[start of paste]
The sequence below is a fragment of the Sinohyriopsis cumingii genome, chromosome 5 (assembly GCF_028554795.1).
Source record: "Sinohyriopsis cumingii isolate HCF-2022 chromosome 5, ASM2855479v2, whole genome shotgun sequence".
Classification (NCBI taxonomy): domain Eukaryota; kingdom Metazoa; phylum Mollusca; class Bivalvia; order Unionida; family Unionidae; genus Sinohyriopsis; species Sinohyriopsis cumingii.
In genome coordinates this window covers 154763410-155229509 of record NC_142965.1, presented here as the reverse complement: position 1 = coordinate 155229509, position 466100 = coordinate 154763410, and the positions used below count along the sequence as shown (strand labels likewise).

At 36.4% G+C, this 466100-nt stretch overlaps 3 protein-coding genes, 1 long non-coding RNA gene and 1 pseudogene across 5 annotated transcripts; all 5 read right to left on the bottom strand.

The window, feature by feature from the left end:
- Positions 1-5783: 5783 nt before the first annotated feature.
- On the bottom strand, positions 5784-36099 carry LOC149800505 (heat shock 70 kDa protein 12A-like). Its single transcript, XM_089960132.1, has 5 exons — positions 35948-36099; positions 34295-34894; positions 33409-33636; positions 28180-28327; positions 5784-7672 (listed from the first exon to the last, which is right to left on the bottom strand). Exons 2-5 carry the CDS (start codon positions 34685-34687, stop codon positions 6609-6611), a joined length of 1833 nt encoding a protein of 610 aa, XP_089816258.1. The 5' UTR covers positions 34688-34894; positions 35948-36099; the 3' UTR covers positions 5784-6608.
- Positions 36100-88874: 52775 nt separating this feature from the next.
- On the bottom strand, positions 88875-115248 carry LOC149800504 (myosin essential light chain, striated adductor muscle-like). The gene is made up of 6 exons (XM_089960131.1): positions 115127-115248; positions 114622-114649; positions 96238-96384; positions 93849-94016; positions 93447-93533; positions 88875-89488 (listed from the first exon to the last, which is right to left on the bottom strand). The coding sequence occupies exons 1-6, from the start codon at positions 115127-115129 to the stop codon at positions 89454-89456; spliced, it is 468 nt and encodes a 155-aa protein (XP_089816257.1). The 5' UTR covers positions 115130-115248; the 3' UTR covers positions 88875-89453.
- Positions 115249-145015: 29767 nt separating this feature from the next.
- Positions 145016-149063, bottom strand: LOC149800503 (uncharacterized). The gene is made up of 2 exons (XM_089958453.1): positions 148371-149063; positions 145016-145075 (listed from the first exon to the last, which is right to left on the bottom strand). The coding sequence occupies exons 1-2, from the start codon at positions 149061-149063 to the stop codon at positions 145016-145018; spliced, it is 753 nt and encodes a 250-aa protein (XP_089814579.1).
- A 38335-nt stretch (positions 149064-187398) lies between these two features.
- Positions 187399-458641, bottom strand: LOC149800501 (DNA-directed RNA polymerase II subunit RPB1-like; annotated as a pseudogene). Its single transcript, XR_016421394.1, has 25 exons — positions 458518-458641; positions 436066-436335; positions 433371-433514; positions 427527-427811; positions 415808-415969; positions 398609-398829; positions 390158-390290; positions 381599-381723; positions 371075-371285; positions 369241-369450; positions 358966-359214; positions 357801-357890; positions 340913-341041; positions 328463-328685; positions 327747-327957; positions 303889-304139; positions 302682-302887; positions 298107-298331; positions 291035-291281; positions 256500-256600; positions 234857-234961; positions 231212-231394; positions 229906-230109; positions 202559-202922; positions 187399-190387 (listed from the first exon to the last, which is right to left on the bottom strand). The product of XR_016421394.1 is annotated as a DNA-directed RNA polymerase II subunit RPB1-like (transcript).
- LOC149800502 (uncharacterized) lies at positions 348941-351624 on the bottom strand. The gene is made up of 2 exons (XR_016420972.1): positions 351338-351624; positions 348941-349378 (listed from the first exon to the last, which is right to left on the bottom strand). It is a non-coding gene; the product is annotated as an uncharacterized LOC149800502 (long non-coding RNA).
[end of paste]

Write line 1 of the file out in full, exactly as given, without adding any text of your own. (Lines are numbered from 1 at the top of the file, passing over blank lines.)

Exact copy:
The sequence below is a fragment of the Sinohyriopsis cumingii genome, chromosome 5 (assembly GCF_028554795.1).